remarkable beauty; eminent for his moral character, full of benign
dispositions, noble, with a countenance of a most gentle expression,
intellectually of singular endowments, possessing an elegant style of
eloquence, distinguished for his literature, generally temperate, an
earnest lover of agricultural pursuits, mild in his deportment, bountiful
in the use of his own, but a stern respecter of the rights of others; and,
finally, he was all this without ostentation, and with a constant regard
to the proportions of cases, and to the demands of time and place." His
bounty displayed itself in a way, which may be worth mentioning, as at
once illustrating the age, and the prudence with which he controlled the
most generous of his impulses:--"_Finus trientarium_," says the historian,
"_hoc est minimis usuris exercuit, ut patrimonio suo plurimos adjuvaret_."
The meaning of which is this:--in Rome, the customary interest for money
was what was called _centesimæ usuræ_; that is, the hundredth part, or one
per cent. But, as this expressed not the annual, but the _monthly_
interest, the true rate was, in fact, twelve per cent.; and that is the
meaning of _centesimæ usuræ_. Nor could money be obtained any where on
better terms than these; and, moreover, this one per cent, was exacted
rigorously as the monthly day came round, no arrears being suffered to lie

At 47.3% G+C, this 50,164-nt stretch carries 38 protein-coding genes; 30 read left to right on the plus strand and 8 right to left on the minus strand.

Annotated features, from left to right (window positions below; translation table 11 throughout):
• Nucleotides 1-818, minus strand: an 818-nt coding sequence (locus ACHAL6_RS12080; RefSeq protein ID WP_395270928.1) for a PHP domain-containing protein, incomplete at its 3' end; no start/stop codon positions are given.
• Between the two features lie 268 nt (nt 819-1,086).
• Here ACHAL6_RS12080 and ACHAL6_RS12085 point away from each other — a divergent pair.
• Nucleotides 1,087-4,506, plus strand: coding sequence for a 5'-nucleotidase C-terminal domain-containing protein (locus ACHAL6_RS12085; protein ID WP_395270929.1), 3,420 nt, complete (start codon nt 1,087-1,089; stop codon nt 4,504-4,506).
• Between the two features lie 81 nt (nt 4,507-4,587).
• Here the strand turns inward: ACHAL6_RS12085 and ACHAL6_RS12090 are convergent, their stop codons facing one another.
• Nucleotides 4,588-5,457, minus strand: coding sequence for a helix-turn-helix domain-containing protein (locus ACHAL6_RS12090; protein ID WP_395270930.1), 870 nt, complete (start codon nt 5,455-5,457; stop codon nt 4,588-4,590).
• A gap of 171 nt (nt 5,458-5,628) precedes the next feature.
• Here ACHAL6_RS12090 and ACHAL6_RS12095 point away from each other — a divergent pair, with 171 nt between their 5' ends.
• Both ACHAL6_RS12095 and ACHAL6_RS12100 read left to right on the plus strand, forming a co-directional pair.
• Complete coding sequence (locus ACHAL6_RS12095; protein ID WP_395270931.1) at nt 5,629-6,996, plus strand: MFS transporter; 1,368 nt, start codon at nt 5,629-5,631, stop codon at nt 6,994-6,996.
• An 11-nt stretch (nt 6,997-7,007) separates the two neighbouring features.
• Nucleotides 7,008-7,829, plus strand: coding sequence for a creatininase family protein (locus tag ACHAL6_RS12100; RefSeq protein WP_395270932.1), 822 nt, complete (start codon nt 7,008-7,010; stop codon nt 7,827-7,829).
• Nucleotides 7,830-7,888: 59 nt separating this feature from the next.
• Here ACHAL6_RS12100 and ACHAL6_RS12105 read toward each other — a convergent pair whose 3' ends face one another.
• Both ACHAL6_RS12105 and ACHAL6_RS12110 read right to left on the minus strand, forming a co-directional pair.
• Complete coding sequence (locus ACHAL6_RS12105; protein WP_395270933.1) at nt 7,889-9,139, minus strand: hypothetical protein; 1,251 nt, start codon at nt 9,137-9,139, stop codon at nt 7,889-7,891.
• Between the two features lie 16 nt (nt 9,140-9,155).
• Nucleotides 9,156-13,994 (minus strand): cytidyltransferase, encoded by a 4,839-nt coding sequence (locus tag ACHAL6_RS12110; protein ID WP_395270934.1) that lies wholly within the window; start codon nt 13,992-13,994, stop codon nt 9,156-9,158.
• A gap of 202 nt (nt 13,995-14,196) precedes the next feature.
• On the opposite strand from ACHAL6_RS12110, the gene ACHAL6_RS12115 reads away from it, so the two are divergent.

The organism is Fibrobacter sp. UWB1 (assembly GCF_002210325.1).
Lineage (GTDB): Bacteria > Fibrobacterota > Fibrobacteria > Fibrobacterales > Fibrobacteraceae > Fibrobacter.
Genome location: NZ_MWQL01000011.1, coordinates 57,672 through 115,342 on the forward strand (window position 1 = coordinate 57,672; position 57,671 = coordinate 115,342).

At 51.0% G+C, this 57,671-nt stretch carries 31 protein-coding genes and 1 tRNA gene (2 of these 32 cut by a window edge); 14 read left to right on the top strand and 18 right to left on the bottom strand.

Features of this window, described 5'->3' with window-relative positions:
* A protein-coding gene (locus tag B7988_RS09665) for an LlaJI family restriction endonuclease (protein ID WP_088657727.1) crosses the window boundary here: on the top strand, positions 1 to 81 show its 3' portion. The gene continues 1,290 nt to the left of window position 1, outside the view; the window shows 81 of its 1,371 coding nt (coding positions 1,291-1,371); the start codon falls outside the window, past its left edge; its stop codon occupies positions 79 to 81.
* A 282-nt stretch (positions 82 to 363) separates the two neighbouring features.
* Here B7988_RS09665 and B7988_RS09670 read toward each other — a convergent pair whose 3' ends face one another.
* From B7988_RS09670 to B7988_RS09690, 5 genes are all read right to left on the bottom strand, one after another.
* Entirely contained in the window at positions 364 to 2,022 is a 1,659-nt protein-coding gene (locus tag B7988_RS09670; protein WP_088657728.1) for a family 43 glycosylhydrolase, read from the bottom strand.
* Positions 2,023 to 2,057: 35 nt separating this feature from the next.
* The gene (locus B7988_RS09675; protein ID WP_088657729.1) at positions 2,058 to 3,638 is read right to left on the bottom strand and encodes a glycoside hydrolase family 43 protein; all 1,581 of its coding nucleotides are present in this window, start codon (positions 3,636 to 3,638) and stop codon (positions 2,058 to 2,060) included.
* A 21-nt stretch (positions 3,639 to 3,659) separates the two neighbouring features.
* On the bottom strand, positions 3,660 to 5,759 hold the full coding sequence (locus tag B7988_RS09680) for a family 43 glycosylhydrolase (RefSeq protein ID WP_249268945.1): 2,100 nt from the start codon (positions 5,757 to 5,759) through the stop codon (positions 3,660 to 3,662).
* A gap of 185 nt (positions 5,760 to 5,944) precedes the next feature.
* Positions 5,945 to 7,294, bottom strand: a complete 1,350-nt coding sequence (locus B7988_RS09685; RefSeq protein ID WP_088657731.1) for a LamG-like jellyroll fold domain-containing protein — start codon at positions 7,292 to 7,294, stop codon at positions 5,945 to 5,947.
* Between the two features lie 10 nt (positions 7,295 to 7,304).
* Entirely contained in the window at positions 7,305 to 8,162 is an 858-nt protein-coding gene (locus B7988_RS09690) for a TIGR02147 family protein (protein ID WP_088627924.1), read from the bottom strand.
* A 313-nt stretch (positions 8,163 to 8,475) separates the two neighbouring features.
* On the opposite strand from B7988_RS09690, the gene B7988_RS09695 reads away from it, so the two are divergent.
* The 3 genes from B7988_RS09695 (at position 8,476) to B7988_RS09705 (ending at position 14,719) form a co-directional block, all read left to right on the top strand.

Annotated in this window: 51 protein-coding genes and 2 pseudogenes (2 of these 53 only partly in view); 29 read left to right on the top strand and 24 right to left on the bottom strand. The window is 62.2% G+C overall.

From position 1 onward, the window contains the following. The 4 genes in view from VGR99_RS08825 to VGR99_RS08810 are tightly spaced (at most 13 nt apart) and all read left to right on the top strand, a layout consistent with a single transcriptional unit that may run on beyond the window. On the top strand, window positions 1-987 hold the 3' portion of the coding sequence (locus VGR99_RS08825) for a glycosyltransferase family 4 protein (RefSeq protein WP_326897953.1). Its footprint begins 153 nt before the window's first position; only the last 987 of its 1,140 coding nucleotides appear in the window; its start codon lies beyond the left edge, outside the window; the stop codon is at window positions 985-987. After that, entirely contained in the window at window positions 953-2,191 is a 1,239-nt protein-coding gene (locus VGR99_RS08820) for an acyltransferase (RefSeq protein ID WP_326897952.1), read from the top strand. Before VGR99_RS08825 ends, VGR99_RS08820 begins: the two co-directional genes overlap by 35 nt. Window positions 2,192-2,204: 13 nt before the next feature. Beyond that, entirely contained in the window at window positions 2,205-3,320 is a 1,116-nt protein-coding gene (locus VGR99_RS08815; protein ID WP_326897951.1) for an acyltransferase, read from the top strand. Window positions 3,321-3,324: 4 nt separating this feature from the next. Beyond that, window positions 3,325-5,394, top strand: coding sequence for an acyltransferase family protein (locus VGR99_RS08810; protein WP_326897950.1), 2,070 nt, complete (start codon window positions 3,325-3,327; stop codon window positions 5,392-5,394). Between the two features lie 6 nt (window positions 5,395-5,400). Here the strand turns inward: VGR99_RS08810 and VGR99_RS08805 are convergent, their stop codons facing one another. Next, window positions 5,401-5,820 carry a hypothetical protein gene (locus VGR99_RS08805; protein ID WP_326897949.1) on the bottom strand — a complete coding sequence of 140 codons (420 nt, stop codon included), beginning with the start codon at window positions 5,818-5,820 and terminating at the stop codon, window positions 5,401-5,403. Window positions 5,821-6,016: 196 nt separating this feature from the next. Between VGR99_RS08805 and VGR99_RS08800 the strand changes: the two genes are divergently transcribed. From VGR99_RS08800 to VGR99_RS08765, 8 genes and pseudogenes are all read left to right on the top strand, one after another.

over. Under these circumstances, it was a prodigious service to lend money
at a diminished rate, and one which furnished many men with the means of
saving themselves from ruin. Pius then, by way of extending his aid as far
as possible, reduced the monthly rate of his loans to one-third per cent.,
which made the annual interest the very moderate one of four per cent. The
channels, which public spirit had as yet opened to the beneficence of the
opulent, were few indeed: charity and munificence languished, or they were
abused, or they were inefficiently directed, simply through defects in the
structure of society. Social organization, for its large development,
demanded the agency of newspapers, (together with many other forms of
assistance from the press,) of banks, of public carriages on an extensive
scale, besides infinite other inventions or establishments not yet
created--which support and powerfully react upon that same progress of
society which originally gave birth to themselves. All things considered,
in the Rome of that day, where all munificence confined itself to the
direct largesses of a few leading necessaries of life,--a great step was
taken, and the best step, in this lending of money at a low interest,
towards a more refined and beneficial mode of charity.

In his public character, he was perhaps the most patriotic of Roman